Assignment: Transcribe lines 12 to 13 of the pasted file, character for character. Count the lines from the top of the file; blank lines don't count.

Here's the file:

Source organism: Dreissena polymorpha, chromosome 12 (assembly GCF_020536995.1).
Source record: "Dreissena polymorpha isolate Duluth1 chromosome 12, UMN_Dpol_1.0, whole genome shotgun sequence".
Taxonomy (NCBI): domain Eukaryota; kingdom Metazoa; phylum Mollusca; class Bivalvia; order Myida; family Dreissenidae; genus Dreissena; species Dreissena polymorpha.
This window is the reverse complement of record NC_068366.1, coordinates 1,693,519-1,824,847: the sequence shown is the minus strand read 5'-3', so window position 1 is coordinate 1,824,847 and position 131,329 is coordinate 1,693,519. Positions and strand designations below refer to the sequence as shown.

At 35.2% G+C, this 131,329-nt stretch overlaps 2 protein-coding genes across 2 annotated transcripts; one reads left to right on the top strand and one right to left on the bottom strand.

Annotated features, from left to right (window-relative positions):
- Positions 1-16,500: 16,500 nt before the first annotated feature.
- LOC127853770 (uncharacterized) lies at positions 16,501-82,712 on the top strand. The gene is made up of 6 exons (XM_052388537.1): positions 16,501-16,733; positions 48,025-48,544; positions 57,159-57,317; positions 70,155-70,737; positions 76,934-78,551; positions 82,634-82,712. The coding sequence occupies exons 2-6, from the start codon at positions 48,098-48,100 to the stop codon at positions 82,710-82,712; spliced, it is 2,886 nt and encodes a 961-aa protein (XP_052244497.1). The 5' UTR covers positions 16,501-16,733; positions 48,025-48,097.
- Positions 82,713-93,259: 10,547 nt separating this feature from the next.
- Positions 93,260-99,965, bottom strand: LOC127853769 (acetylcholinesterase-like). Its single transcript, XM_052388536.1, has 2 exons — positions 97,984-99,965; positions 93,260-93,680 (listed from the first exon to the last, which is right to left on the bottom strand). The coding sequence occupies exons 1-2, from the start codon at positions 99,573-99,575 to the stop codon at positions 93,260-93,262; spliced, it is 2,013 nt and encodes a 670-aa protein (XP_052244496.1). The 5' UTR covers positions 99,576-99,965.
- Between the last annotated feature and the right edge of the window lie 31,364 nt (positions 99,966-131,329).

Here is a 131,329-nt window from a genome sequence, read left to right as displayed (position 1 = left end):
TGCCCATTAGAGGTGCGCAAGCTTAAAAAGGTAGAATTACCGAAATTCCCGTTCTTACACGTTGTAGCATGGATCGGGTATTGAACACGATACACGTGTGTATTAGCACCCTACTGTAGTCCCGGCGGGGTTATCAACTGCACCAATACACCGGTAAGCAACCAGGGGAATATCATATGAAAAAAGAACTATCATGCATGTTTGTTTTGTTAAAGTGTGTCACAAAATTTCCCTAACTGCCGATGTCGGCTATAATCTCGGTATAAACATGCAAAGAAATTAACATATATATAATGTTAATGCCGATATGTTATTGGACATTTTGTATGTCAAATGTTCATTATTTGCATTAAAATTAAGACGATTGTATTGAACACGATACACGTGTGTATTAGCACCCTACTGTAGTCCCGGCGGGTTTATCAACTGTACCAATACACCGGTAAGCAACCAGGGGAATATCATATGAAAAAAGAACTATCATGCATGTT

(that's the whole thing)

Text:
Here is a 131,329-nt window from a genome sequence, read left to right as displayed (position 1 = left end):
TGCCCATTAGAGGTGCGCAAGCTTAAAAAGGTAGAATTACCGAAATTCCCGTTCTTACACGTTGTAGCATGGATCGGGTATTGAACACGATACACGTGTGTATTAGCACCCTACTGTAGTCCCGGCGGGGTTATCAACTGCACCAATACACCGGTAAGCAACCAGGGGAATATCATATGAAAAAAGAACTATCATGCATGTTTGTTTTGTTAAAGTGTGTCACAAAATTTCCCTAACTGCCGATGTCGGCTATAATCTCGGTATAAACATGCAAAGAAATTAACATATATATAATGTTAATGCCGATATGTTATTGGACATTTTGTATGTCAAATGTTCATTATTTGCATTAAAATTAAGACGATTGTATTGAACACGATACACGTGTGTATTAGCACCCTACTGTAGTCCCGGCGGGTTTATCAACTGTACCAATACACCGGTAAGCAACCAGGGGAATATCATATGAAAAAAGAACTATCATGCATGTT